“There’s something very basic in human nature,” Yatskan told PYMNTS, something that wants interaction. Thus, there are some things that eCommerce platforms like Amazon simply cannot deliver.
Digitally rebooting the store, as Skava envisions it, means the combination of human sales associates and technology should be among the most powerful elements of the in-store experience. A blueprint to make the brick-and-mortar experience truly robust is not simply a matter of investing in technology, he told PYMNTS, but also considering the value of the aforementioned immersive experience.
“Technology is a means to an end,” said Yatskan, emphasizing that retailers must always be cognizant of that fact. The end goal, he said, is turning store associates into brand experts, armed and aided with technology. “When [customers] come, they can see — face-to-face and firsthand — the experience that the brand can deliver.”
This may entail thinking about the brand, educating employees on its value proposition and then adopting technology — in that order. Take TOMS Shoes, as an example from the Skava whitepaper. TOMS first started in eCommerce, then began entrenching itself in the community through coffee shops that fostered relaxed browsing experiences. Part of the in-store interaction could be an associate showing customers how buying a pair of shoes also donates water to people in need. That kind of physical interaction showcases the charitable impact that can be tied to digital commerce. A consumer might not know such details unless he sought them out himself, and a proactive approach on the part of the company can make all the difference.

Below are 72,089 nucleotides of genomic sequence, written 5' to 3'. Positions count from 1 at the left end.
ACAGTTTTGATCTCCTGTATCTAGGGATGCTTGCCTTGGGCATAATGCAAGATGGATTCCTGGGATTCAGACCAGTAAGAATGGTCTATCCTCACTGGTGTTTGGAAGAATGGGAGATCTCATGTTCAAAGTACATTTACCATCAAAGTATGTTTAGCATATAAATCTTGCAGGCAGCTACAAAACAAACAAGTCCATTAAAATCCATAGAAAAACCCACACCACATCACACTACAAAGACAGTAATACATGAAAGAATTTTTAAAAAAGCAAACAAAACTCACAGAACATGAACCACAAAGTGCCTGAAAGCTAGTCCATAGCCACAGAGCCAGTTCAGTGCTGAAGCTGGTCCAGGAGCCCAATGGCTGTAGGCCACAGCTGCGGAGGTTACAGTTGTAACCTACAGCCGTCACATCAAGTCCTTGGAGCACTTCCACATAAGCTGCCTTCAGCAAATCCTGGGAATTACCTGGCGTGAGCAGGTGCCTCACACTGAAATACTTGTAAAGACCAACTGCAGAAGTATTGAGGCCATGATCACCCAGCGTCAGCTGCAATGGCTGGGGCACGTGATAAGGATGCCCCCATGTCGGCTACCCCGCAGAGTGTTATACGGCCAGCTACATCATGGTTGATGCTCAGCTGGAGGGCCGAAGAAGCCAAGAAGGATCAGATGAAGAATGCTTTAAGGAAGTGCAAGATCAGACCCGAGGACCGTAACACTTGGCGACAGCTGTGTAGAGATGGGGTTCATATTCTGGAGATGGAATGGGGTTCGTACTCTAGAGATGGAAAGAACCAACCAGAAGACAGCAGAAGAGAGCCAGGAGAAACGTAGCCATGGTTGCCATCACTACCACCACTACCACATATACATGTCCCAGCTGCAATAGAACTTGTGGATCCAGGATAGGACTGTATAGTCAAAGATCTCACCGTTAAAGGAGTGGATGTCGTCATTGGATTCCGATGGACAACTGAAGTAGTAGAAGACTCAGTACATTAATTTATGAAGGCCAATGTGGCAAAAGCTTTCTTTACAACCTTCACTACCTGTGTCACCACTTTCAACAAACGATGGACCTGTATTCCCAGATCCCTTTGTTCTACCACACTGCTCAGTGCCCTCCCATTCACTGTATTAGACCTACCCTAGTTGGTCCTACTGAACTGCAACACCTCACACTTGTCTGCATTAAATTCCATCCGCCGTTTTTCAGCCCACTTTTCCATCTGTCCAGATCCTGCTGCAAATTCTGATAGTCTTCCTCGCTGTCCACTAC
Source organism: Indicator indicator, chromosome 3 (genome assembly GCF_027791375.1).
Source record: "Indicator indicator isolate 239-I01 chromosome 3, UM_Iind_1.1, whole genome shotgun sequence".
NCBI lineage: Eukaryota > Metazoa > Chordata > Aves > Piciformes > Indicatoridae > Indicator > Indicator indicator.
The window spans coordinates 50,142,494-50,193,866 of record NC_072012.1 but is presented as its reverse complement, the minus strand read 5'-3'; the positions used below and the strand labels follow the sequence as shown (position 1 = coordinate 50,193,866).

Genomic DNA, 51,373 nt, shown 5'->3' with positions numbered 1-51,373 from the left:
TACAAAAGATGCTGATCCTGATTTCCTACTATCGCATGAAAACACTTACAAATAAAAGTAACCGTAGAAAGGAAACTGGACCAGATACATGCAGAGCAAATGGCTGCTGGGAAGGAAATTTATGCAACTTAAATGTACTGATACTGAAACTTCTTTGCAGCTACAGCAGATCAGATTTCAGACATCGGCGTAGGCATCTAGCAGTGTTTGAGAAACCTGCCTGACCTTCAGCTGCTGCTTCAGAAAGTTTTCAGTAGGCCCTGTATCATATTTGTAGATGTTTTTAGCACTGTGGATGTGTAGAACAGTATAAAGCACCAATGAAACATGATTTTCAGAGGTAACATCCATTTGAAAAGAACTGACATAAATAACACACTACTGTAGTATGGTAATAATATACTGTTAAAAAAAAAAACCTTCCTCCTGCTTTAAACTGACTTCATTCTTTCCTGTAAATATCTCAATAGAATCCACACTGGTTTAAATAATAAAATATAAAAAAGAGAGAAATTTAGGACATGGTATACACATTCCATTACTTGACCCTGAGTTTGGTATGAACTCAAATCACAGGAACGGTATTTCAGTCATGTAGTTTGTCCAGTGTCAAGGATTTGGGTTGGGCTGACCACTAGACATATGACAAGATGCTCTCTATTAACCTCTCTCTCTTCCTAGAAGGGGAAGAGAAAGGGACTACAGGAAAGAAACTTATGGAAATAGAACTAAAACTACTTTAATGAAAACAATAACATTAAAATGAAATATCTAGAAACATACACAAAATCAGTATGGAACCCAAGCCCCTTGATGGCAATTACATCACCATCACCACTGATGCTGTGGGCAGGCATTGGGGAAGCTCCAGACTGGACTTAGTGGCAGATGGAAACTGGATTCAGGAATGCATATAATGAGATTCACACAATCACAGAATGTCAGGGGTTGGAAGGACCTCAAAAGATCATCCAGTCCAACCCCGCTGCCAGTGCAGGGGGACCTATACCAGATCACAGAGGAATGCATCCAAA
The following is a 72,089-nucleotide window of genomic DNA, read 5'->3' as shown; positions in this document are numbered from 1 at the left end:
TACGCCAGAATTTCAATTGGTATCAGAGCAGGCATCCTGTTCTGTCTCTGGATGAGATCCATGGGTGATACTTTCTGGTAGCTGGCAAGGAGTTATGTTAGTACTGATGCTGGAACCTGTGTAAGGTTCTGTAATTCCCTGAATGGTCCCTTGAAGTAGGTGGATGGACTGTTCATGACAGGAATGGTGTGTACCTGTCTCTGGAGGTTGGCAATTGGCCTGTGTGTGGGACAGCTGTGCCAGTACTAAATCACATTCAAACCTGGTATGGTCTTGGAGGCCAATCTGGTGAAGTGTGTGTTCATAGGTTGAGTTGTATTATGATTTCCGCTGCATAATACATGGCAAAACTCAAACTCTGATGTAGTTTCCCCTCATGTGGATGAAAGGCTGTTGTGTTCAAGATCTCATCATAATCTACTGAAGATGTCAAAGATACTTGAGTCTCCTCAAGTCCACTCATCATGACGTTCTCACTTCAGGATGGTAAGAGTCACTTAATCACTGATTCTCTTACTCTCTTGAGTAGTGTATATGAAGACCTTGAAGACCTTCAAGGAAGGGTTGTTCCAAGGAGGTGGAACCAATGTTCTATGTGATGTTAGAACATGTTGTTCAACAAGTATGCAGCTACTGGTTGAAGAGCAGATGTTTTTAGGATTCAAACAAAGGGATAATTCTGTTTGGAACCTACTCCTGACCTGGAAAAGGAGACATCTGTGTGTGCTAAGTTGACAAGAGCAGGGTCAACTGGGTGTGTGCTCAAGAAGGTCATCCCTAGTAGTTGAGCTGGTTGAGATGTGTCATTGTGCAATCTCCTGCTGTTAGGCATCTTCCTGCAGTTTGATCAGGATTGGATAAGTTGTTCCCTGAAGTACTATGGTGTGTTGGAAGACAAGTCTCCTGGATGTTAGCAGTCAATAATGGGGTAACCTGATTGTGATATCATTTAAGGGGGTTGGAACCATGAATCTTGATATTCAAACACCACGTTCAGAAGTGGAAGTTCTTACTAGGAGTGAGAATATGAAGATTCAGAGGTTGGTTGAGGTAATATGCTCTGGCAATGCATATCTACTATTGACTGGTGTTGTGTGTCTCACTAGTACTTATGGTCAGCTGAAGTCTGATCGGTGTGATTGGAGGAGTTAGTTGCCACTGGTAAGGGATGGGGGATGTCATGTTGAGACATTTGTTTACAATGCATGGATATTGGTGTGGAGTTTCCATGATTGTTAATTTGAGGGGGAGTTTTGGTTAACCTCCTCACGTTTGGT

Yatskan said technology can be helpful in making the same types of personalized differences to a consumer. It can track a customer’s color preferences and recommend tailored suggestions based on those inclinations.
According to Yatskan, the relationship becomes one in which a customer might surmise the associate and brand “knows more about me than I know myself, without being creepy.” Customers might feel more at ease sharing data beyond telephone numbers and other information if they knew why it was being used, such as to keep them informed about new shipments of merchandise or special offers. In the end, Yatskan said, the retailer shows it does care and wants the customer to have a great experience with its brand.
Technology and immersive experiences also have other benefits. All retailers gain a boost from loyal employees. If a customer comes to a store and sees its employees are happy, the whole in-store experience becomes a bit more intriguing, Yatskan explained. And, of course, there are then boosts to the bottom line, and likely lower costs tied to training and turnover.
A Harris Interactive study found 88 percent of customers prefer to do business with companies offering quality service versus one offering innovation and cutting-edge products — and only a minority of shoppers say expectations are met, according to Yatskan.
“Experience is king,” he said. “It’s not really about price.”